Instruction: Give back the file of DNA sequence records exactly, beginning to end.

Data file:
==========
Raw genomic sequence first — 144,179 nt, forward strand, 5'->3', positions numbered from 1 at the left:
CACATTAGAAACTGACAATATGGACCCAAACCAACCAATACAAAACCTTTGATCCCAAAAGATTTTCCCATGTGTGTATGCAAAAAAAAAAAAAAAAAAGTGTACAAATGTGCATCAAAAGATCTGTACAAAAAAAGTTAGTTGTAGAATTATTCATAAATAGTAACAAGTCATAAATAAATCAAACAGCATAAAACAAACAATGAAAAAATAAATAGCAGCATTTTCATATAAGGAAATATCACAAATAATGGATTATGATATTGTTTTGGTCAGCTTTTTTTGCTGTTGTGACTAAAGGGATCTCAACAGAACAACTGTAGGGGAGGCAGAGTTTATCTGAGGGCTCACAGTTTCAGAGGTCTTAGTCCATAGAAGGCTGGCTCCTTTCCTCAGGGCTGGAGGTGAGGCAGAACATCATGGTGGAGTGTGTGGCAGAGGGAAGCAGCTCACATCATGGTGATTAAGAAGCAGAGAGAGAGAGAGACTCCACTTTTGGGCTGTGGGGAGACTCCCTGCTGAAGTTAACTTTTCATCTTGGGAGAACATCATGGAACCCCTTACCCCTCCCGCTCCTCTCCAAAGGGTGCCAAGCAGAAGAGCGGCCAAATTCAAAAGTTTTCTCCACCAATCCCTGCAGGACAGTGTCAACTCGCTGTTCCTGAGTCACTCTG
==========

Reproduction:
Raw genomic sequence first — 144,179 nt, forward strand, 5'->3', positions numbered from 1 at the left:
CACATTAGAAACTGACAATATGGACCCAAACCAACCAATACAAAACCTTTGATCCCAAAAGATTTTCCCATGTGTGTATGCAAAAAAAAAAAAAAAAAAGTGTACAAATGTGCATCAAAAGATCTGTACAAAAAAAGTTAGTTGTAGAATTATTCATAAATAGTAACAAGTCATAAATAAATCAAACAGCATAAAACAAACAATGAAAAAATAAATAGCAGCATTTTCATATAAGGAAATATCACAAATAATGGATTATGATATTGTTTTGGTCAGCTTTTTTTGCTGTTGTGACTAAAGGGATCTCAACAGAACAACTGTAGGGGAGGCAGAGTTTATCTGAGGGCTCACAGTTTCAGAGGTCTTAGTCCATAGAAGGCTGGCTCCTTTCCTCAGGGCTGGAGGTGAGGCAGAACATCATGGTGGAGTGTGTGGCAGAGGGAAGCAGCTCACATCATGGTGATTAAGAAGCAGAGAGAGAGAGAGACTCCACTTTTGGGCTGTGGGGAGACTCCCTGCTGAAGTTAACTTTTCATCTTGGGAGAACATCATGGAACCCCTTACCCCTCCCGCTCCTCTCCAAAGGGTGCCAAGCAGAAGAGCGGCCAAATTCAAAAGTTTTCTCCACCAATCCCTGCAGGACAGTGTCAACTCGCTGTTCCTGAGTCACTCTG